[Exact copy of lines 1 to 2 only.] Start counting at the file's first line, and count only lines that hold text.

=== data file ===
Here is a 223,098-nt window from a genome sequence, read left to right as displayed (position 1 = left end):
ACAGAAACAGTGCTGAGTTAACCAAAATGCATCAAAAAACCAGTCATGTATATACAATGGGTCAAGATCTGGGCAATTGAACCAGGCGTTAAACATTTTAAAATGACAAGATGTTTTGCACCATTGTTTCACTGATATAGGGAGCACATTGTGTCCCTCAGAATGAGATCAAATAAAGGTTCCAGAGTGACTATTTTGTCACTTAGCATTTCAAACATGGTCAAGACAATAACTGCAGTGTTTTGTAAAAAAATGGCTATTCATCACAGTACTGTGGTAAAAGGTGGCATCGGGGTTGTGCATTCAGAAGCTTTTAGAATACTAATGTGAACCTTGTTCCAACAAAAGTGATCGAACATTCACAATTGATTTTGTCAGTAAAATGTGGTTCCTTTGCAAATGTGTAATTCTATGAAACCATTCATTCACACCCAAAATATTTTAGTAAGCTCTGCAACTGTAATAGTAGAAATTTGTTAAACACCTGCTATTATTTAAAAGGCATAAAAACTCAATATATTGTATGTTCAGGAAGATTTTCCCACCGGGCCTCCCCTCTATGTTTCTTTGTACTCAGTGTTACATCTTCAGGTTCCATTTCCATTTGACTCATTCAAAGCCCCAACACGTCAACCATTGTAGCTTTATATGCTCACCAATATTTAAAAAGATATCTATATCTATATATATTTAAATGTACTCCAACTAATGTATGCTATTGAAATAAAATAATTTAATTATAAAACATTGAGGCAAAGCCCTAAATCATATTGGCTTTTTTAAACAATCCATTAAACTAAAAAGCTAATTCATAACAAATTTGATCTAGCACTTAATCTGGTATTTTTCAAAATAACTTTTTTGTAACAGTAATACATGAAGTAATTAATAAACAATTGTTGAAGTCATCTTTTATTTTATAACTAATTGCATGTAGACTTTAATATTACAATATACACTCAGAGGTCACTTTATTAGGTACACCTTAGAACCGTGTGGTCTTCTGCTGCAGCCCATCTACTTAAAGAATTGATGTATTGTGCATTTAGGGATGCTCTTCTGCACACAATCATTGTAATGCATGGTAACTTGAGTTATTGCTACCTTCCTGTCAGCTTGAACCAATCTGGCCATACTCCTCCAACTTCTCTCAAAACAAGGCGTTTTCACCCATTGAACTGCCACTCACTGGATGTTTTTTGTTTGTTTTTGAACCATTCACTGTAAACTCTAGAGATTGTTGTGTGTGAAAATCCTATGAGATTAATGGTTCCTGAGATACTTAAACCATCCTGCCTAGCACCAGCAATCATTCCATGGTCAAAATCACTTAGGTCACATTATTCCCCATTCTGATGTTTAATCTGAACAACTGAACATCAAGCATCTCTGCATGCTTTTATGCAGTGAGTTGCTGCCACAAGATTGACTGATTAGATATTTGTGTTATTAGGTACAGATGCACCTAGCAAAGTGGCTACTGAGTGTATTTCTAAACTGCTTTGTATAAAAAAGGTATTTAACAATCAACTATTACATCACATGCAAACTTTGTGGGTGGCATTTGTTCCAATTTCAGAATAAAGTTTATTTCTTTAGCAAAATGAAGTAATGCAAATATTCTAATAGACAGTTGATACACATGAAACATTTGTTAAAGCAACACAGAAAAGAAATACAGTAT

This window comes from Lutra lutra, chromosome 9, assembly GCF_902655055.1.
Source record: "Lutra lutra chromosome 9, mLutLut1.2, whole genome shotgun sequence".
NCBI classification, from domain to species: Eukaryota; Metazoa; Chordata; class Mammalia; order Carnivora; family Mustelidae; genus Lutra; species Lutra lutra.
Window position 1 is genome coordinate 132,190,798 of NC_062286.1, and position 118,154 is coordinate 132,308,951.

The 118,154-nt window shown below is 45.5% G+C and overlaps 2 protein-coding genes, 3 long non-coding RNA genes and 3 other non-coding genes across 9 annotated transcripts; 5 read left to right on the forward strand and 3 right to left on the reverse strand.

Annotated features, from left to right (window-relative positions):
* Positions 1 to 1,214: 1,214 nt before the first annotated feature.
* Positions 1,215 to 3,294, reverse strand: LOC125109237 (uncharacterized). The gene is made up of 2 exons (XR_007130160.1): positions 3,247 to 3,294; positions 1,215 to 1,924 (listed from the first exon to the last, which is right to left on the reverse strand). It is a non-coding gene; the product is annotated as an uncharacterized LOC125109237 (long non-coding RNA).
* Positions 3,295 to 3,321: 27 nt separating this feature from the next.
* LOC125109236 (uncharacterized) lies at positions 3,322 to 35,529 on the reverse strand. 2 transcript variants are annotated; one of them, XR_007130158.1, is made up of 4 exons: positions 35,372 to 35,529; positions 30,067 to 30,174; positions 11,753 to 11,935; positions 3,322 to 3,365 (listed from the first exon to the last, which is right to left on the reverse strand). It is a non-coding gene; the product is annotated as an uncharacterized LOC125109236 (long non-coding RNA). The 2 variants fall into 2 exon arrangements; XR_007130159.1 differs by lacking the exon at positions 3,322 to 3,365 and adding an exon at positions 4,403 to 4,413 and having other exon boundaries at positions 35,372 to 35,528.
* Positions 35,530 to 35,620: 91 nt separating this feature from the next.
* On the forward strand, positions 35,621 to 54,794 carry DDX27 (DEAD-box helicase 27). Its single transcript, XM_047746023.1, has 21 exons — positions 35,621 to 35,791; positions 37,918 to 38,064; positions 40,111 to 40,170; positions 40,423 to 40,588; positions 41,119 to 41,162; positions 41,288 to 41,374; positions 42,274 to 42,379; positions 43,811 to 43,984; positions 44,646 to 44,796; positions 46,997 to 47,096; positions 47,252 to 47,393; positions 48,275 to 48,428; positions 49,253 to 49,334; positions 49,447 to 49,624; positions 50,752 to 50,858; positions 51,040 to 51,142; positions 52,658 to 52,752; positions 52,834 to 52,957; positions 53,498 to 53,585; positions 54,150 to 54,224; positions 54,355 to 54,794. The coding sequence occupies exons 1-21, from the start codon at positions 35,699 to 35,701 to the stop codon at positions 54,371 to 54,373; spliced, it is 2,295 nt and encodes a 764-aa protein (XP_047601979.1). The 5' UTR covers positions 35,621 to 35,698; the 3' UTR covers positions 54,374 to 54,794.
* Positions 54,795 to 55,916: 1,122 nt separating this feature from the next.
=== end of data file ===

Here is a 223,098-nt window from a genome sequence, read left to right as displayed (position 1 = left end):
ACAGAAACAGTGCTGAGTTAACCAAAATGCATCAAAAAACCAGTCATGTATATACAATGGGTCAAGATCTGGGCAATTGAACCAGGCGTTAAACATTTTAAAATGACAAGATGTTTTGCACCATTGTTTCACTGATATAGGGAGCACATTGTGTCCCTCAGAATGAGATCAAATAAAGGTTCCAGAGTGACTATTTTGTCACTTAGCATTTCAAACATGGTCAAGACAATAACTGCAGTGTTTTGTAAAAAAATGGCTATTCATCACAGTACTGTGGTAAAAGGTGGCATCGGGGTTGTGCATTCAGAAGCTTTTAGAATACTAATGTGAACCTTGTTCCAACAAAAGTGATCGAACATTCACAATTGATTTTGTCAGTAAAATGTGGTTCCTTTGCAAATGTGTAATTCTATGAAACCATTCATTCACACCCAAAATATTTTAGTAAGCTCTGCAACTGTAATAGTAGAAATTTGTTAAACACCTGCTATTATTTAAAAGGCATAAAAACTCAATATATTGTATGTTCAGGAAGATTTTCCCACCGGGCCTCCCCTCTATGTTTCTTTGTACTCAGTGTTACATCTTCAGGTTCCATTTCCATTTGACTCATTCAAAGCCCCAACACGTCAACCATTGTAGCTTTATATGCTCACCAATATTTAAAAAGATATCTATATCTATATATATTTAAATGTACTCCAACTAATGTATGCTATTGAAATAAAATAATTTAATTATAAAACATTGAGGCAAAGCCCTAAATCATATTGGCTTTTTTAAACAATCCATTAAACTAAAAAGCTAATTCATAACAAATTTGATCTAGCACTTAATCTGGTATTTTTCAAAATAACTTTTTTGTAACAGTAATACATGAAGTAATTAATAAACAATTGTTGAAGTCATCTTTTATTTTATAACTAATTGCATGTAGACTTTAATATTACAATATACACTCAGAGGTCACTTTATTAGGTACACCTTAGAACCGTGTGGTCTTCTGCTGCAGCCCATCTACTTAAAGAATTGATGTATTGTGCATTTAGGGATGCTCTTCTGCACACAATCATTGTAATGCATGGTAACTTGAGTTATTGCTACCTTCCTGTCAGCTTGAACCAATCTGGCCATACTCCTCCAACTTCTCTCAAAACAAGGCGTTTTCACCCATTGAACTGCCACTCACTGGATGTTTTTTGTTTGTTTTTGAACCATTCACTGTAAACTCTAGAGATTGTTGTGTGTGAAAATCCTATGAGATTAATGGTTCCTGAGATACTTAAACCATCCTGCCTAGCACCAGCAATCATTCCATGGTCAAAATCACTTAGGTCACATTATTCCCCATTCTGATGTTTAATCTGAACAACTGAACATCAAGCATCTCTGCATGCTTTTATGCAGTGAGTTGCTGCCACAAGATTGACTGATTAGATATTTGTGTTATTAGGTACAGATGCACCTAGCAAAGTGGCTACTGAGTGTATTTCTAAACTGCTTTGTATAAAAAAGGTATTTAACAATCAACTATTACATCACATGCAAACTTTGTGGGTGGCATTTGTTCCAATTTCAGAATAAAGTTTATTTCTTTAGCAAAATGAAGTAATGCAAATATTCTAATAGACAGTTGATACACATGAAACATTTGTTAAAGCAACACAGAAAAGAAATACAGTAT